Kudos to Dan Hersey, a systems engineer at Big Switch Networks, who recently set up a programmable patch panel using OpenFlow. Its a creative and very useful way of taking advantage of open source tools like Floodlight and Indigo. He even went all the way and wrote an IPhone app that can push static flows to help manage the patch panel he built. Awesome! Dan’s Article follows below.
When I started exploring the OpenFlow protocol I was struck by how fundamentally it could change networking. OpenFlow truly provides a clean slate to correct the network mess we have created over the last 20 years. Solutions such as network virtualization, lawful intercept, network service insertion and other super cool (and highly desirable) concepts based on OpenFlow have garnered the most press but there is limitless possibilities.
At last year’s Interop Las Vegas, OpenFlow was the surprise sensation of the show. In fact, Network World went so far to argue that it could have been called the OpenFlow Show. We had high expectations for this year, and we were not disappointed. OpenFlow was everywhere at the show, whether as generally available products, demos or prototypes. It received (again) the “Best of Interop Award” and it was the elephant in the room during Cisco’s keynote. At the same time, the conversation around OpenFlow has changed. If last year was around hype and speculation, this year was around products, use cases and in a few cases customer success stories. Here is our list of OpenFlow related exhibits at Interop. If we are missing anything let us know in the comments.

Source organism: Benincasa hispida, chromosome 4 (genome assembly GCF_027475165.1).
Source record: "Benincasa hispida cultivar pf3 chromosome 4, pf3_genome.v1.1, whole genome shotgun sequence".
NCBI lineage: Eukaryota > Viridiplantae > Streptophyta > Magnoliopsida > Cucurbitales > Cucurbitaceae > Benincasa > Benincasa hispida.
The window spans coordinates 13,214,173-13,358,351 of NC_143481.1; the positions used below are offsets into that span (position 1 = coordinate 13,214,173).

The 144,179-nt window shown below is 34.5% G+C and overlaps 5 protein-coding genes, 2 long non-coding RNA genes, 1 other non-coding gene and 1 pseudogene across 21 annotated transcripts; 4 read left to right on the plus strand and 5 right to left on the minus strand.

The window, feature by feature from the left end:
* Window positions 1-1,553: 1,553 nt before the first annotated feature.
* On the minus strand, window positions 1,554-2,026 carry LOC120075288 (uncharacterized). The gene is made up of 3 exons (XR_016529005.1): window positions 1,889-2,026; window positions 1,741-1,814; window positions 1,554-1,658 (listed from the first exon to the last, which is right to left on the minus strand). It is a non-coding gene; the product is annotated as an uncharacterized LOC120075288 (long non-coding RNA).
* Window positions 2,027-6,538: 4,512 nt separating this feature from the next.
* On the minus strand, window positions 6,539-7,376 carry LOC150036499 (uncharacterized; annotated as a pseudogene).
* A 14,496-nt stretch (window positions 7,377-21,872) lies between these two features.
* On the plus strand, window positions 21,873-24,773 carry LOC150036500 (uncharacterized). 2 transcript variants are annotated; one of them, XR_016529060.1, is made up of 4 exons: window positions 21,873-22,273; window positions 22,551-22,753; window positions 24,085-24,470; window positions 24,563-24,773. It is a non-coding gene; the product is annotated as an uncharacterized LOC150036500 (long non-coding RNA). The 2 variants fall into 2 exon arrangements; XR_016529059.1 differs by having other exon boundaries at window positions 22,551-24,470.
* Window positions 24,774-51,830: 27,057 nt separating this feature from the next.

Arista – At the Arista booth, there was a joint demo together with Big Switch Networks to showcase Network Virtualization using OpenFlow. Several of Arista’s 7050 Switches were used to create virtual networks leveraging both the switch’s hardware capabilities as well as Hypervisor Switch based overlay networks. Arista’s EOS architecture is very well suited for Software Defined Networking and it is great to see another OpenFlow enabled switch becoming available. The network virtualization functionality was provided by the Enterprise version of the Big Switch Controller. It provides redundant controller nodes for high-availability and management is done via an industry standard CLI or Web UI. To the right Dan Talayco and Jeff Townsend from Big Switch.
Next week is Interop where OpenFlow will be displayed in various vendor booths and, similar to last year, in it’s own “Interop Labs” OpenFlow booth.
I was Las Vegas this week helping setup and wanted to share this snapshot of the progress. Last year’s Interop Labs booth really put OpenFlow on the map and this year is shaping up to be even better!
Hope to see you there next week!